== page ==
As an experienced former local authority housing adviser and a pan-AfRaKan activist, the reality of the manifestations of racism and discrimination by private landlords and social housing providers in the UK is truly appalling.
“As with homelessness, racism is structural and is woven into the processes and practices of systems and institutions which should act as the safety net preventing people from becoming homeless to begin with, and then supporting them to escape the cycle of exclusion once they become homeless. The safety nets are not working for minority groups.”Dr Halima Begum, CEO of the Runnymede Trust.
Of growing concern is the statutory failures of local authorities to adhere to and comply with their mandatory duties to advise, prevent and / relieve homelessness and threats of homelessness to persons whose protected characteristic of ethnicity is all too often ignored and subsequently failed under the Public Sector Equality Duty.
The following report is essential reading for everyone, because the ability to live in safe and decent homes should be a fundamental right for everyone.
Homelessness and Black and Minoritised Ethnic Communities in the UK: A Statistical Report on the State of the Nation is the first report in a three-year knowledge and capacity building programme. It aims to support a fundamental step change in the UK evidence base on homelessness amongst people from Black and minoritised ethnic communities.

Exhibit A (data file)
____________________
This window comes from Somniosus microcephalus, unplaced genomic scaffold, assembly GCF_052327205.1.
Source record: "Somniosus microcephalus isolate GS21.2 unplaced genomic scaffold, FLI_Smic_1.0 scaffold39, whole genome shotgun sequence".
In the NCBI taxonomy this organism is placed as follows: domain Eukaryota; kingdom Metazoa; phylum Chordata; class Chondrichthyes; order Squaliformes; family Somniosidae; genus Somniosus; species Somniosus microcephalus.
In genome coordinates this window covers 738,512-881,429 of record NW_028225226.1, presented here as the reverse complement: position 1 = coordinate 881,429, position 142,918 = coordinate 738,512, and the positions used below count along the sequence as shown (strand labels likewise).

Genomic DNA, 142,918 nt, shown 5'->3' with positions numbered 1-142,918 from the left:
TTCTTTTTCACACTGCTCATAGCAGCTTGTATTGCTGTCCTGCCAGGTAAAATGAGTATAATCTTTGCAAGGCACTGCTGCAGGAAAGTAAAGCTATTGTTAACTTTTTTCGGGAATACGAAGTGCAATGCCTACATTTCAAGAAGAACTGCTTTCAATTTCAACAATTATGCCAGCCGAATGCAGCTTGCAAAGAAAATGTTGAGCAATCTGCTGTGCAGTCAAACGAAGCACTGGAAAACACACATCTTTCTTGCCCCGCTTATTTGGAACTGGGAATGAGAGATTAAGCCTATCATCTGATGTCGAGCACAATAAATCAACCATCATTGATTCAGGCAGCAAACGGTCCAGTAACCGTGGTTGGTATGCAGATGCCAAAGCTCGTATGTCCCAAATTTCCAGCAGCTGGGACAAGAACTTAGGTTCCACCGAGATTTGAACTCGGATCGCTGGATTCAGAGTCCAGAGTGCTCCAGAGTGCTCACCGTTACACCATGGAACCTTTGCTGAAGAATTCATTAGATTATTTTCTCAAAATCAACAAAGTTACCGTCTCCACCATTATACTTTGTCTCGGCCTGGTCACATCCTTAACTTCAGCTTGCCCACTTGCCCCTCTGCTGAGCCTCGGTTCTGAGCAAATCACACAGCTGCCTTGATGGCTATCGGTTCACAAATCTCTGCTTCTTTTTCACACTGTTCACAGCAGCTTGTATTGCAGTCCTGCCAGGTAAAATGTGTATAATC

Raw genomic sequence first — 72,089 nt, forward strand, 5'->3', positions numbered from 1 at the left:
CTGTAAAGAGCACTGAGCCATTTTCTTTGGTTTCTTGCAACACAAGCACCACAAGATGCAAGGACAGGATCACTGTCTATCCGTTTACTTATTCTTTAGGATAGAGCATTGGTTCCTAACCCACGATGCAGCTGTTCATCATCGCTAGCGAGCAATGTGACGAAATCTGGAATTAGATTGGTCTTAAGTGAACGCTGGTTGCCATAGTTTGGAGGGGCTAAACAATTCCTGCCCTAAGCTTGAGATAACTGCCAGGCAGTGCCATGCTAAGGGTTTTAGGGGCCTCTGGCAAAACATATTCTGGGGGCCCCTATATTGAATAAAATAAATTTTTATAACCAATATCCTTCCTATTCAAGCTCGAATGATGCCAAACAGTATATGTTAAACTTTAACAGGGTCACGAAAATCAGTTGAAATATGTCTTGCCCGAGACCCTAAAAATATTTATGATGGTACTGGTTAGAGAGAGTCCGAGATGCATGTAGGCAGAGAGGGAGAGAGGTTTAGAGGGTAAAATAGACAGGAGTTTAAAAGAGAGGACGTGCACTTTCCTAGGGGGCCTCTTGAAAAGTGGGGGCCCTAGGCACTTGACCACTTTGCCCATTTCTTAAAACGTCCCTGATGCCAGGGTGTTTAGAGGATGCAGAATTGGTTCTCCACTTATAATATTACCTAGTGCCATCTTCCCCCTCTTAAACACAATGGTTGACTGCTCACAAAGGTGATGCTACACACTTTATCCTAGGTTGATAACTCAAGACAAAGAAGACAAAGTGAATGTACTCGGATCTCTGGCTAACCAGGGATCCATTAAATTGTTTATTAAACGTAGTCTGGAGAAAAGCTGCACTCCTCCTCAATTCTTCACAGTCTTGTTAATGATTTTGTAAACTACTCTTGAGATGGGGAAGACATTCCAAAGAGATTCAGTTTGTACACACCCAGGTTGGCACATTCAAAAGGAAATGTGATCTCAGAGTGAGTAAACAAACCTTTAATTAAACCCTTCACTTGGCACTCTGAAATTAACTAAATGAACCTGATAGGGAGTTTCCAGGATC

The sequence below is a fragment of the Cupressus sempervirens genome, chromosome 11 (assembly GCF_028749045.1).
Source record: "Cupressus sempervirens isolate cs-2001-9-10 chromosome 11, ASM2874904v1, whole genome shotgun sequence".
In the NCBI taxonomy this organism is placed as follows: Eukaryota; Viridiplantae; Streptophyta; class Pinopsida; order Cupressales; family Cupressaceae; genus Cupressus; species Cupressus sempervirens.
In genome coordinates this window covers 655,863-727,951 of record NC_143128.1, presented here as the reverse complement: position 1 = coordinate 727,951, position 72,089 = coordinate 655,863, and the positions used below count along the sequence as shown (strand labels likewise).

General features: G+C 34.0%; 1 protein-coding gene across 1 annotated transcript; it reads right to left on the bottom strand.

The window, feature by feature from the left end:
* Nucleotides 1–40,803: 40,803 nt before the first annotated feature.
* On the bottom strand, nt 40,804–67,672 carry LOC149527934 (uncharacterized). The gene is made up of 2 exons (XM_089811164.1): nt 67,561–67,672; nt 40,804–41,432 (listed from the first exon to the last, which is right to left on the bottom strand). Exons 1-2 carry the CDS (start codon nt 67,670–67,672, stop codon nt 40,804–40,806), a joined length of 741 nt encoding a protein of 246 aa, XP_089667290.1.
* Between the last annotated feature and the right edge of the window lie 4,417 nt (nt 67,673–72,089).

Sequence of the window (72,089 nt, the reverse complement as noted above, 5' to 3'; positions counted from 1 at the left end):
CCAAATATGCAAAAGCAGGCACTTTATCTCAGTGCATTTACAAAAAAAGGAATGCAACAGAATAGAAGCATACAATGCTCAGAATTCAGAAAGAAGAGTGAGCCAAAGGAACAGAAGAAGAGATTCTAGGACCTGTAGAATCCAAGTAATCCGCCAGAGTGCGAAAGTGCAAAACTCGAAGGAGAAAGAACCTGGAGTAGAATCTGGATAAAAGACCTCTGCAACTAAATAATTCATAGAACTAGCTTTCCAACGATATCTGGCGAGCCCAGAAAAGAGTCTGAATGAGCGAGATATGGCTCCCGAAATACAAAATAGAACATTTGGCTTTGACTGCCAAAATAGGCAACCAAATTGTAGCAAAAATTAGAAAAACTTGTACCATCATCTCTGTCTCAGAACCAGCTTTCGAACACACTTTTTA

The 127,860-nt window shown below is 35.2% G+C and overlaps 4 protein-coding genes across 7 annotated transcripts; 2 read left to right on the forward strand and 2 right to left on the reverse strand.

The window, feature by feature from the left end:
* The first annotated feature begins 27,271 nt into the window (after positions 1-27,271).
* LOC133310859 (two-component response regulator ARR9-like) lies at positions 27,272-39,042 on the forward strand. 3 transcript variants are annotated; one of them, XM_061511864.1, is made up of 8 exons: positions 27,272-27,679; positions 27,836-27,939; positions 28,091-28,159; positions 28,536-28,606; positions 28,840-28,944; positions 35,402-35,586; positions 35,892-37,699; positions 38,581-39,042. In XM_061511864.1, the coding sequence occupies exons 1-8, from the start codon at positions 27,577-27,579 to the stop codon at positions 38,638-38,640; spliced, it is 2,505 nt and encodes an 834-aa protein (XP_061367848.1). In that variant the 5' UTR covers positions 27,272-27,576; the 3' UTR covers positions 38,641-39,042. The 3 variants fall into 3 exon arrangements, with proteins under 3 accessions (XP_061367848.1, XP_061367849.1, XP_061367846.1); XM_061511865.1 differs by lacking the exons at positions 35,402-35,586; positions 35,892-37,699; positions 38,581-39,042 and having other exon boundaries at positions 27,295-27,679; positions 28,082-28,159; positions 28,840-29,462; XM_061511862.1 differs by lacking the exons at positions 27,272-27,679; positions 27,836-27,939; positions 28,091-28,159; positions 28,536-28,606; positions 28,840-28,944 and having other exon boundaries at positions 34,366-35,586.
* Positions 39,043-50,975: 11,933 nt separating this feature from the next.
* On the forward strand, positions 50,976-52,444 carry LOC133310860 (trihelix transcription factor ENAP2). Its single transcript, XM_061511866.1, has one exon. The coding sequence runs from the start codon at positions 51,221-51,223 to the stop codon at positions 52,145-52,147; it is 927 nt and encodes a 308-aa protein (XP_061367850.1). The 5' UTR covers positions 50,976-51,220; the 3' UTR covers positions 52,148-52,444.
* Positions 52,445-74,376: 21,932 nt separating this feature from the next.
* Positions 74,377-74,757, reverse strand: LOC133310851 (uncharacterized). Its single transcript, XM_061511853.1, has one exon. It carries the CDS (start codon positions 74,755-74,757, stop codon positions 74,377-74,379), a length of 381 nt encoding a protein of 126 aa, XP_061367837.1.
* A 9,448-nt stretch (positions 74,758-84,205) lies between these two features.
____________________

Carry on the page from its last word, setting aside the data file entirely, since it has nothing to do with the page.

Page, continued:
The research was delivered with input from race and equalities organisations, national housing and homelessness charities, and poverty experts. Its technical work used sources from the UK Data Service, Government Statistical services and ONS.
Professor Glen Bramley, Heriot-Watt University, said: “This report reveals the shocking extent of disparities in homelessness risks experienced between some minoritised ethnic communities and White people living in the UK today. What is particularly distressing is the apparent link between homelessness and race discrimination...Black people are three and a half times as likely to experience statutory homelessness as White British people.